Unformatted text preview: hapter 29. NFS: Network File System Idempotent Procedures
An RPC procedure is called idempotent if it can be executed more than once by the server
and still return the same result. For example, the NFS read procedure is idempotent. As
we saw in Figure 29.9, the client just reissues a given READ call until it gets a response.
In our example the reason for the retransmission was that the server had crashed. If the
server hasn't crashed, and the RPC reply message is lost (since UDP is unreliable), the
client just retransmits and the server performs the same READ again. The same portion of
the same file is read again and sent back to the client.
This works because each READ request specifies the starting offset of the read. If there
were an NFS procedure asking the server to read the next N bytes of a file, this wouldn't
work. Unless the server is made stateful (as opposed to stateless), if a reply is lost and the
client reissues the READ for the next N bytes, the result is different. This is why the NFS
READ and WRITE procedures have the client specify the starting offset. The client
maintains the state (the current offset of each file), not the server.
Unfortunately, not all filesystem operations are idempotent. For example, consider the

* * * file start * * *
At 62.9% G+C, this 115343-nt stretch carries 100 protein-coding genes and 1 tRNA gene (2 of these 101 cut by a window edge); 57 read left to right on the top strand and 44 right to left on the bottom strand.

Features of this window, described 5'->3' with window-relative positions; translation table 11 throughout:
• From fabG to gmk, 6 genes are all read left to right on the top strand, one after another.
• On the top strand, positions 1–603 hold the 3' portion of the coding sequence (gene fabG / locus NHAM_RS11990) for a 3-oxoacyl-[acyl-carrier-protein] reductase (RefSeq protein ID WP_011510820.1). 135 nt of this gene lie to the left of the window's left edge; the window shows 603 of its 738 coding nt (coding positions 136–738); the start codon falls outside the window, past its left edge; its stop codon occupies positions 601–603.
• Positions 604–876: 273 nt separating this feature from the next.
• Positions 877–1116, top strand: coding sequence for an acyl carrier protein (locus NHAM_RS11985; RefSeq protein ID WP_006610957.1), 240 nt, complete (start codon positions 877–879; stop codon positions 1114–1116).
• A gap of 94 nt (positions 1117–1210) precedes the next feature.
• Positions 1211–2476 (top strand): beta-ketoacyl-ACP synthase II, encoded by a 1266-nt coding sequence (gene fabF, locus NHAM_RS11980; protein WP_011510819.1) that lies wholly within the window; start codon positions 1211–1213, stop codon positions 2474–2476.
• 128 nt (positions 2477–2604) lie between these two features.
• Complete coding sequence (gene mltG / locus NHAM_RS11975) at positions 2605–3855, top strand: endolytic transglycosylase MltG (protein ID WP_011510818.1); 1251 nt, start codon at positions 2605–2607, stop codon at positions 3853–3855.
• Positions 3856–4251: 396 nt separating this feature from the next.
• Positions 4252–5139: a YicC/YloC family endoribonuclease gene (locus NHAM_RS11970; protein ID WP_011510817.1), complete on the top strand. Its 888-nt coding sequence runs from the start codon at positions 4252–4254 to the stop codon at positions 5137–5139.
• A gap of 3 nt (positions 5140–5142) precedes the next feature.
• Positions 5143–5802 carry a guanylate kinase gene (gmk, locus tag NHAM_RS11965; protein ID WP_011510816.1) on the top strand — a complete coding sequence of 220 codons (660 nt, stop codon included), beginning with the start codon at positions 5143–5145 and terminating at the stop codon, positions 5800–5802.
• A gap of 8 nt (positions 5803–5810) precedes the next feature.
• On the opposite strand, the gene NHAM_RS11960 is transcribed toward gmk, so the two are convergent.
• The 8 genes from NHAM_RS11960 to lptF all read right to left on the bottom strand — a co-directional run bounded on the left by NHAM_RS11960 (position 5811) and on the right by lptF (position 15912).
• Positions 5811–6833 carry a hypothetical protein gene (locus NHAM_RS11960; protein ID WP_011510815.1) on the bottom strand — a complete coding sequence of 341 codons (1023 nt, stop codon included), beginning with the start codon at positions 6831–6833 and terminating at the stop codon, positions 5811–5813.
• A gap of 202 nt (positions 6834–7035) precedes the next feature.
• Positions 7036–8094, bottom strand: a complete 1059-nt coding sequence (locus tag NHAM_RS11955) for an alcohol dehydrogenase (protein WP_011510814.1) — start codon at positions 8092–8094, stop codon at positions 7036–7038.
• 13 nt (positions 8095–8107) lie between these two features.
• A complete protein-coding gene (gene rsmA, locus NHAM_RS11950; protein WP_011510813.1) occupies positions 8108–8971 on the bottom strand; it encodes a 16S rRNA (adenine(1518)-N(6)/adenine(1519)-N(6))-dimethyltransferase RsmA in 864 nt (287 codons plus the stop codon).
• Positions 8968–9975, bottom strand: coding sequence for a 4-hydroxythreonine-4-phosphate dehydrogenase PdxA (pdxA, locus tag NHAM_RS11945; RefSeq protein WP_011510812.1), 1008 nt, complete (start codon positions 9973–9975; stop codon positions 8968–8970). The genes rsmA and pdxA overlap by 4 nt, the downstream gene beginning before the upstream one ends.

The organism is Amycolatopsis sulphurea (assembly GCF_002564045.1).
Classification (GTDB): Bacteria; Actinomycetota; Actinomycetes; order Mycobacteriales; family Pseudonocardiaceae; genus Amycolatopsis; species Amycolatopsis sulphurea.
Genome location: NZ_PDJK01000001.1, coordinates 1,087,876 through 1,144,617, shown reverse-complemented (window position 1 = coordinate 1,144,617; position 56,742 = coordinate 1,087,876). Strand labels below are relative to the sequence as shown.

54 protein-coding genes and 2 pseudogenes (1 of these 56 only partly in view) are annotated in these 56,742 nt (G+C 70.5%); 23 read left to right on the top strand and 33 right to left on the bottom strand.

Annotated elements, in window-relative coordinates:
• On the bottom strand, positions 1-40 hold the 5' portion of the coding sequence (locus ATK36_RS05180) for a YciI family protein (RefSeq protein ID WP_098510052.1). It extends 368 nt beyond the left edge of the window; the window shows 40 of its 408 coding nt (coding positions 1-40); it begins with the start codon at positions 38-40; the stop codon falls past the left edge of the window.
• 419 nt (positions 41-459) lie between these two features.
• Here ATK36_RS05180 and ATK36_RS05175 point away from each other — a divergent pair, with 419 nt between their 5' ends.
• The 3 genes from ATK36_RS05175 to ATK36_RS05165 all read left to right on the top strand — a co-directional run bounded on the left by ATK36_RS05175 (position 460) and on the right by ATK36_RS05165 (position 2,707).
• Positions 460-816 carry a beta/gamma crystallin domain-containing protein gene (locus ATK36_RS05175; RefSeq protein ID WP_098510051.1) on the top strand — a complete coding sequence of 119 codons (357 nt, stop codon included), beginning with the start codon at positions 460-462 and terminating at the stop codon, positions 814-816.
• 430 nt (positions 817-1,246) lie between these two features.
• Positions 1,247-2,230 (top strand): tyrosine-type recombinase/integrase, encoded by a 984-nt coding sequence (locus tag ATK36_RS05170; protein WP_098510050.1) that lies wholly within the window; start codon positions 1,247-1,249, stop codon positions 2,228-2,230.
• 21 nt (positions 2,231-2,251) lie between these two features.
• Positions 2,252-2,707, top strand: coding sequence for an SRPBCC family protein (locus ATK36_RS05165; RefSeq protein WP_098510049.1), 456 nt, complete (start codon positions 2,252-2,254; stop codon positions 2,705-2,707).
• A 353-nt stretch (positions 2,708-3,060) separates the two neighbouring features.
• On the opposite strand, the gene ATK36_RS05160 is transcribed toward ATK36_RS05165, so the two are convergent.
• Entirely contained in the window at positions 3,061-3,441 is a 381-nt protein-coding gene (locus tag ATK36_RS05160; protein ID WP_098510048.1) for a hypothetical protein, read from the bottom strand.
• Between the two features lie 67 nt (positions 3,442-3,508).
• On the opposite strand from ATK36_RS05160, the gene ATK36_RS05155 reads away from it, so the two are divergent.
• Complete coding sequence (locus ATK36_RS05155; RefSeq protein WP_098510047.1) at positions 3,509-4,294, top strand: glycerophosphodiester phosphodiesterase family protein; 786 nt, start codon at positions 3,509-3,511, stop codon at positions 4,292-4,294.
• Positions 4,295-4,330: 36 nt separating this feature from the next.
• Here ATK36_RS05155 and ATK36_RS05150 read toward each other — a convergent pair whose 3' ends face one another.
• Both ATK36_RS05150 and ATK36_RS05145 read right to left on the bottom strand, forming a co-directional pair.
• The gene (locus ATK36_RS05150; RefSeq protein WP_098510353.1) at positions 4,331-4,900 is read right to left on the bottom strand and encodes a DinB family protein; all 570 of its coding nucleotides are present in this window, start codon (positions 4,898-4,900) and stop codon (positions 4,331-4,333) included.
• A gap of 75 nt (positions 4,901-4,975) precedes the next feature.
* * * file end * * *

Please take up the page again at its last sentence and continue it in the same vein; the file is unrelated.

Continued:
following steps: the client NFS issues the REMOVE request to delete a file; the server
NFS deletes the file and responds OK; the server's response is lost; the client NFS times
out and retransmits the request; the server NFS can't find the file and responds with an
error; the client application receives an error saying the file doesn't exist. This error return
to the client application is wrong-the file did exist and was deleted.
The NFS operations that are idempotent are: GETATTR, STATES, LOOKUP, READ,
WRITE, READLINK, and READDIR. The procedures that are not idempotent are:
CREATE, REMOVE, RENAME, LINK, SYMLINK, MKDIR, and RMDIR. SETATTR
is normally idempotent, unless it's being used to truncate a file.
Since lost responses can always happen with UDP, NFS servers need a way to handle the
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This test prep was uploaded on 04/04/2014 for the course ECE EL5373 taught by Professor Guoyang during the Spring '12 term at NYU Poly.
- Spring '12